Since then, French and his college friend get calls about once a year, sometimes more, about doing another TV show. He might not be a household name, but four pilots later he’s at least having fun.
“We did a moonshine episode and these guys, well, I don’t think they made moonshine anymore,” he said. “I think they cooked meth. They were only thirty and had no teeth. It was fun though. We were just hanging out, cracking jokes and sipping moonshine. They thought we were actors and we had to convince them ‘No, we’re really professors!’”
French certainly toes the line between academia and adventurer, but it comes naturally to him. Though he enjoys discussing stodgy academics, under the right circumstances, he’s just as comfortable outside of academia — and his unusual family history contributes to that. After growing up in Southeast Texas, Dr. French was the first in his family to go to college. To illustrate how different his upbringing was to where he ended up French explained, “My dad’s mom got married when she was 13 and he was 15. And she was already divorced! That’s not just crazy, that’s purely illegal now. It’s really two different worlds,” he said.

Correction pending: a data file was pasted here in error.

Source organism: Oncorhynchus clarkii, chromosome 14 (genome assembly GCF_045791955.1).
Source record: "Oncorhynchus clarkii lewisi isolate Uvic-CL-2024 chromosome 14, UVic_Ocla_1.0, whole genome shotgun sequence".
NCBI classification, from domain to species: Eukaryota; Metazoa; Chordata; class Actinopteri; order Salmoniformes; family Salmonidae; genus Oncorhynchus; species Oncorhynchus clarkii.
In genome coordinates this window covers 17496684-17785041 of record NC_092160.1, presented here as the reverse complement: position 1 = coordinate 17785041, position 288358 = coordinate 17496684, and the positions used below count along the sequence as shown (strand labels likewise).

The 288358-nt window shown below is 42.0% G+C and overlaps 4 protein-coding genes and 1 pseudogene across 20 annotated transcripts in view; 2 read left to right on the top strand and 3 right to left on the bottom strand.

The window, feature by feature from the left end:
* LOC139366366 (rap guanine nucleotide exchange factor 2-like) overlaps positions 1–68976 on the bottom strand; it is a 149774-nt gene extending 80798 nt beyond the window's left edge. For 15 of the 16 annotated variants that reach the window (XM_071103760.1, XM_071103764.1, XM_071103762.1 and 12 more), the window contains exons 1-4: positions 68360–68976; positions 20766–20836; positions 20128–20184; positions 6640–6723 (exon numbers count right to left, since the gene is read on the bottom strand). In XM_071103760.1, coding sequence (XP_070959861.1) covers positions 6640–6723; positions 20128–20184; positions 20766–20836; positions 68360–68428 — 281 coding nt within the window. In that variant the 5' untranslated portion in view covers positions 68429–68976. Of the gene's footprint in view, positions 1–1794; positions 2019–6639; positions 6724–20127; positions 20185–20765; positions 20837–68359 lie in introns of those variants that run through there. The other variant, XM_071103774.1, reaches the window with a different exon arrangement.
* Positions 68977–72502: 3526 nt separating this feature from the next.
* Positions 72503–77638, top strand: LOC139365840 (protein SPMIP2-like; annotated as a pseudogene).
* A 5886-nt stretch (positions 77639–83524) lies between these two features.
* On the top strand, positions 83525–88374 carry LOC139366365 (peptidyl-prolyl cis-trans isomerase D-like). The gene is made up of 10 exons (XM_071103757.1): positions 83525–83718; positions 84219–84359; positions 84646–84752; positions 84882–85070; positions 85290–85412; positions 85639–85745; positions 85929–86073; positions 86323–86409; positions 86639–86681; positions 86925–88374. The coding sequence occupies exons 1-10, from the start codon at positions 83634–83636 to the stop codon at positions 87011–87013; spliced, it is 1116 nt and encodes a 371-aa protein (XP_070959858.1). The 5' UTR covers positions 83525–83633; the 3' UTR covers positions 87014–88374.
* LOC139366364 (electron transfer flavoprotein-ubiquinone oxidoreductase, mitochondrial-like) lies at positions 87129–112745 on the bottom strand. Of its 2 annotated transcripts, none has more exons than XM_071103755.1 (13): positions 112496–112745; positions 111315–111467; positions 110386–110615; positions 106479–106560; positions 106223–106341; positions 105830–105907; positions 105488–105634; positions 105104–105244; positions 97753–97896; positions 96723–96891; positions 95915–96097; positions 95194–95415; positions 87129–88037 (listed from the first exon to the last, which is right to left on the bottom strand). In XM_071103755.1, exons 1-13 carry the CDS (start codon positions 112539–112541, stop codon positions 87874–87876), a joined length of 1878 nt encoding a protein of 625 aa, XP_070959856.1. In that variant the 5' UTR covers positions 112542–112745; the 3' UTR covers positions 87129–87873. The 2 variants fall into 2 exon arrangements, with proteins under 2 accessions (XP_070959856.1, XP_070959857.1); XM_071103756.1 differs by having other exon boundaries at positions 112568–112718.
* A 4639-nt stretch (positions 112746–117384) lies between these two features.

Considering his evident passion for anthropology, it’s suprising French started out as a business major. “I wanted to make a lot of money. That’s all I cared about,” he said. “But, I took a lot of anthropology classes and here I am now.”
The journey wasn’t always what he expected. “You think it’s going to be all field work, and that’s what everyone wants to do. But really, it’s 85% reading and writing. You have to teach, write proposals, publish your research — you’re doing all of this preparation for a small amount of time actually spent in the field,” he said.
Despite his knack for adventures, teaching is something that Dr. French loves to do. “I could talk for hours, which is one of the best parts of being a professor. You get paid to talk about stuff you like!”
If you want more of Dr. Kirk French, you can watch the full season of American Treasures here. He will also be speaking at the Schlow Centre Region Library in downtown State College on October 17 at 12:30 p.m. for a lecture called Research Unplugged: American Treasures, Archaeology Meets “Reality” TV.